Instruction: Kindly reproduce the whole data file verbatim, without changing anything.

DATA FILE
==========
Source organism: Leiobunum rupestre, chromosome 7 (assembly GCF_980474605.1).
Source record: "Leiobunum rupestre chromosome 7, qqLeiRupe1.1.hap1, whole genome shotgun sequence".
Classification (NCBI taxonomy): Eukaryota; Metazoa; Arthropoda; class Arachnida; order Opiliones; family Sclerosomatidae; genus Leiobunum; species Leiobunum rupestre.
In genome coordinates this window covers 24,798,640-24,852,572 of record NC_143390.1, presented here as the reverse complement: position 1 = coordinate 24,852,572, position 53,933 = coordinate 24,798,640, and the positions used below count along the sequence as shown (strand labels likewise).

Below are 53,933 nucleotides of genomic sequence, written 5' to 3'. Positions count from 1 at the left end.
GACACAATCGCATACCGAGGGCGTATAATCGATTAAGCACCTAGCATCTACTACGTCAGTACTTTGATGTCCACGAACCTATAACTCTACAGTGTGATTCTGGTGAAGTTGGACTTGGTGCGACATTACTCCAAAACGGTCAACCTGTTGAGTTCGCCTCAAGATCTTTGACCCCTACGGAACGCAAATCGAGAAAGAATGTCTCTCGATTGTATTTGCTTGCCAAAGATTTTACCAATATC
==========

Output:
Source organism: Leiobunum rupestre, chromosome 7 (assembly GCF_980474605.1).
Source record: "Leiobunum rupestre chromosome 7, qqLeiRupe1.1.hap1, whole genome shotgun sequence".
Classification (NCBI taxonomy): Eukaryota; Metazoa; Arthropoda; class Arachnida; order Opiliones; family Sclerosomatidae; genus Leiobunum; species Leiobunum rupestre.
In genome coordinates this window covers 24,798,640-24,852,572 of record NC_143390.1, presented here as the reverse complement: position 1 = coordinate 24,852,572, position 53,933 = coordinate 24,798,640, and the positions used below count along the sequence as shown (strand labels likewise).

Below are 53,933 nucleotides of genomic sequence, written 5' to 3'. Positions count from 1 at the left end.
GACACAATCGCATACCGAGGGCGTATAATCGATTAAGCACCTAGCATCTACTACGTCAGTACTTTGATGTCCACGAACCTATAACTCTACAGTGTGATTCTGGTGAAGTTGGACTTGGTGCGACATTACTCCAAAACGGTCAACCTGTTGAGTTCGCCTCAAGATCTTTGACCCCTACGGAACGCAAATCGAGAAAGAATGTCTCTCGATTGTATTTGCTTGCCAAAGATTTTACCAATATC